The DISTRICT that still LIVES in the 1800s

You walk through the city and suddenly you find yourself two centuries back

Credit: @l_aliadel_l

What was life like in the nineteenth century?

The noise of the carriages on the cobbled streets, the light of the oil lamps, the hemp clothes hand-sewn by the women in front of the fireplace. A slow life away from us that we will never know in person, or maybe yes.

The DISTRICT that still LIVES in the 1800s

# The neighborhood where time has stopped

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We are in Denmark, more precisely in Århus, a city on the east coast of the Jutland Peninsula. Here time stopped two hundred years ago.

Getting to Århus is almost unbelievable: there are the wagons that slowly cross the streets, the colorful wooden houses, men and women dressed in traditional clothes of that time, all framed by an atmosphere that smacks of history.

But why does it seem to have gone back in time?

# The secret: Den Gamle By. You walk through the city and suddenly you find yourself two centuries back

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The secret of this atmosphere is called Den Gamle By and it is actually a large open-air ancient museum that offers visitors a meticulous reconstruction of the city life of the past.

Den Gamble By, however, looks like anything but a museum: there are no entrances, signs or people to welcome you.

Strolling through the city you might arrive here by chance and believe you are crazy: in a second you find yourself in a Danish town of the 1800s.

There is the mayor’s house and the post office, customs, school and a theater. There are wooden houses, workshops furnished with period objects and a bakery that produces sweet and savory products following the original recipes of the 1800s.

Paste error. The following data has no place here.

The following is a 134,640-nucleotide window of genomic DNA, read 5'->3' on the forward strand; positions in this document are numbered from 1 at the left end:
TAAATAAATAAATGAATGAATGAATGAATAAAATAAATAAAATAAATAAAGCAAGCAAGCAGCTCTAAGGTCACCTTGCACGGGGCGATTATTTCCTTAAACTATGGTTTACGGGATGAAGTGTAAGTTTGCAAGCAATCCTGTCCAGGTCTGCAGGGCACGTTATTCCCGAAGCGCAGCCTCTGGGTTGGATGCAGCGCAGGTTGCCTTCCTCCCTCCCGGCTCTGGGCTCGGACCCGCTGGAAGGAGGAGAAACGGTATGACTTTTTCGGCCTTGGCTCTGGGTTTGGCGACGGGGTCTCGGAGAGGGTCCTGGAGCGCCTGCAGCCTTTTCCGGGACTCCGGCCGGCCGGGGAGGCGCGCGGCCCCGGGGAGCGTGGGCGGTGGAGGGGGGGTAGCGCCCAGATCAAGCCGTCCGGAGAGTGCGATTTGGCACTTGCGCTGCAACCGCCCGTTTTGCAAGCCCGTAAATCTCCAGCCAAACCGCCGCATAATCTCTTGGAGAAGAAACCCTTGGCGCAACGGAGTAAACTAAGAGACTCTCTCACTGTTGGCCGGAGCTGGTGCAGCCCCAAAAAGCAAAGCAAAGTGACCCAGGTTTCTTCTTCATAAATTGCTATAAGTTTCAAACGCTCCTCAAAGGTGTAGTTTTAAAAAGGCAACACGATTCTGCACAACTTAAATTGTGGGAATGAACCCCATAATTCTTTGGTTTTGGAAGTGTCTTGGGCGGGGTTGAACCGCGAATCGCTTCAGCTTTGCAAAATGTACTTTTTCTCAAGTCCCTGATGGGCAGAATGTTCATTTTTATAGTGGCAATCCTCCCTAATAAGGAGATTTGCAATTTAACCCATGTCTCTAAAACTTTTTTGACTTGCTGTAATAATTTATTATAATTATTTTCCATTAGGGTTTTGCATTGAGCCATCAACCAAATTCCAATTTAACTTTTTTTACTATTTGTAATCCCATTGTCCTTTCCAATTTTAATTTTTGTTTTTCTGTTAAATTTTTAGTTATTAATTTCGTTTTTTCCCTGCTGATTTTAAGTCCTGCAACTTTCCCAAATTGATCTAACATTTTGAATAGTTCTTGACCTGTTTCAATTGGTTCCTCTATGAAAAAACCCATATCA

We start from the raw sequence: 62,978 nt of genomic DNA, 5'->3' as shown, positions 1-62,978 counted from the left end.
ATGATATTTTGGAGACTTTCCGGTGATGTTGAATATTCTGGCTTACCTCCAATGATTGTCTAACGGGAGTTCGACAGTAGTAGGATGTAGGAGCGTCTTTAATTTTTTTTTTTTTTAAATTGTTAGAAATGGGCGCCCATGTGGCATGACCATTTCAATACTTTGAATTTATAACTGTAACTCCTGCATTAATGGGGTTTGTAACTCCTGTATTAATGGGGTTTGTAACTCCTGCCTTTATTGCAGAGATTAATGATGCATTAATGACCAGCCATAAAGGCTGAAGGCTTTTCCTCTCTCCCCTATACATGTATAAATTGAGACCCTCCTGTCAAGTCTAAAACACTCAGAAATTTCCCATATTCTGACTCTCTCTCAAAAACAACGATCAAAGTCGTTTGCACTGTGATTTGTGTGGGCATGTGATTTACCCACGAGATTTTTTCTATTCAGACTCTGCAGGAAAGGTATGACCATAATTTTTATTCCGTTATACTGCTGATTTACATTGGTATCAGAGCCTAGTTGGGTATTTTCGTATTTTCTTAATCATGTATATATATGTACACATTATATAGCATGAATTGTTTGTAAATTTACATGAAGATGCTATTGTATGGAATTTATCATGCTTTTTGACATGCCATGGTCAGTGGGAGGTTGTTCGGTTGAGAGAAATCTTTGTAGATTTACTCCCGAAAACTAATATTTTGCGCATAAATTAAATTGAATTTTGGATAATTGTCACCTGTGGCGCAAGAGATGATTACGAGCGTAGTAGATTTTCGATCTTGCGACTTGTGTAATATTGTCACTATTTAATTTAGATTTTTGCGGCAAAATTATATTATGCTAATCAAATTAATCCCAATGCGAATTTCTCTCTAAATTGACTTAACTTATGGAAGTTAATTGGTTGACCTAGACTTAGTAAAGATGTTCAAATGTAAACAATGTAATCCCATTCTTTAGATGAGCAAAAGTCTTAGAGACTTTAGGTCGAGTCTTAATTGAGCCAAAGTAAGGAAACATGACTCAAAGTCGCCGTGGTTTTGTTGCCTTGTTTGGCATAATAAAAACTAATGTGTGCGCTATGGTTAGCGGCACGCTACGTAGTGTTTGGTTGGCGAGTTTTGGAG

And then there are the people, who welcome visitors and animate the streets, dressed as they once were.

# One of the largest open-air museums in Europe

Credit: @alex_ontheroad93

The construction of this Old Town dates back to 1914.

This can be considered one of the largest open-air museums in Europe: at Den Gamle By buildings ranging from the 16th to the 19th century have been restored and rebuilt from all over Denmark and meticulously furnished inside.

Inside the open-air museum it is possible to visit other museums that collect various exhibitions such as that of watches, toys and porcelain.

#What era would you like in your town?

This original initiative could give life to a traveling museum.

Each year, a different city in the world could host this open-air museum. From one day to the next, in the neighborhood next to your house, there may be imposing carriages and elegant dances or, why not, dinosaurs. What would you choose?